Why did menopause evolve?

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Credit: India Picture

To explain menopause, any hypothesis needs a plausible evolutionary scenario. It is reasonable to assume that the chimp/human common ancestor had a maximum lifespan close to 50 years without menopause. After humans and chimpanzees diverged around 8 million years ago, lifespans presumably gradually increased during human evolution, eventually reaching a maximum of 125 years in ancestral Homo sapiens.

We take it for granted that, as with men and women, male and female lifespans are similar. Yet if evolution led to women becoming infertile in mid-life because grandmothers can propagate their genes more successfully by nurturing grandchildren, whereas grandfathers do not contribute significantly to their survival, why don’t men die at 50? Now it might be thought that lifespans in males and females must be similar because they share very similar genomes.

Related article:  Why it's so challenging to determine 'how and when' humans first set foot in the Americas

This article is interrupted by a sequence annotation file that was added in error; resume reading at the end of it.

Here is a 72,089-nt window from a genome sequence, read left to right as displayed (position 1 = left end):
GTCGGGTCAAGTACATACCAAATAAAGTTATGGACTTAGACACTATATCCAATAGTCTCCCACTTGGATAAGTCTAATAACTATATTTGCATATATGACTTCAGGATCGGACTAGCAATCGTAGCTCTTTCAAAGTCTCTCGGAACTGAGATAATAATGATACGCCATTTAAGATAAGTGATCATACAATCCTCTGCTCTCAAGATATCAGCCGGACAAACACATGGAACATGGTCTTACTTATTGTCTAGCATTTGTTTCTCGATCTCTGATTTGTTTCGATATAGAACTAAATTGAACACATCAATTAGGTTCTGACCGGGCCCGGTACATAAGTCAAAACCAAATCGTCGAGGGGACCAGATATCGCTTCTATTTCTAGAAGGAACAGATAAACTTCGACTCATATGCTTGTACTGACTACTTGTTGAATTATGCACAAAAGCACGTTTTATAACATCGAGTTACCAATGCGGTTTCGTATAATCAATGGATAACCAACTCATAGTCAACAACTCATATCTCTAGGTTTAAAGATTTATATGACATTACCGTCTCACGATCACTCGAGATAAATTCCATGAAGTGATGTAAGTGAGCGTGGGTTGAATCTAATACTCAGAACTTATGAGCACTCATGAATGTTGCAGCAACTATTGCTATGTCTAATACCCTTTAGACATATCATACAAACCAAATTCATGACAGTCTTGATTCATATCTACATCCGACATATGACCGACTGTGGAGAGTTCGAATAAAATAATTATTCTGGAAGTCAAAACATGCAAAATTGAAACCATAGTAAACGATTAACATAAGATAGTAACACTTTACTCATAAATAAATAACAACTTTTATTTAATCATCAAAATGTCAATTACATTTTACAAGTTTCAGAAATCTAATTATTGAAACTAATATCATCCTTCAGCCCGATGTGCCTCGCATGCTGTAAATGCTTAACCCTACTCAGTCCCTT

The occurrence of menopause may be attributable, at least in part, to natural selection acting in an entirely different way… The special pattern of follicle production in the mammal ovary, with minimized call division, reins in the build-up of mutations. Recent studies have shown that mutations accumulate in human eggs at only a quarter of the rate seen with sperms. Moreover, all six mammals so far known to have menopause — women, four whale species and Asian elephants — become infertile around age 50. Could this be an upper limit where accumulated mutations become simply too harmful for successful reproduction?

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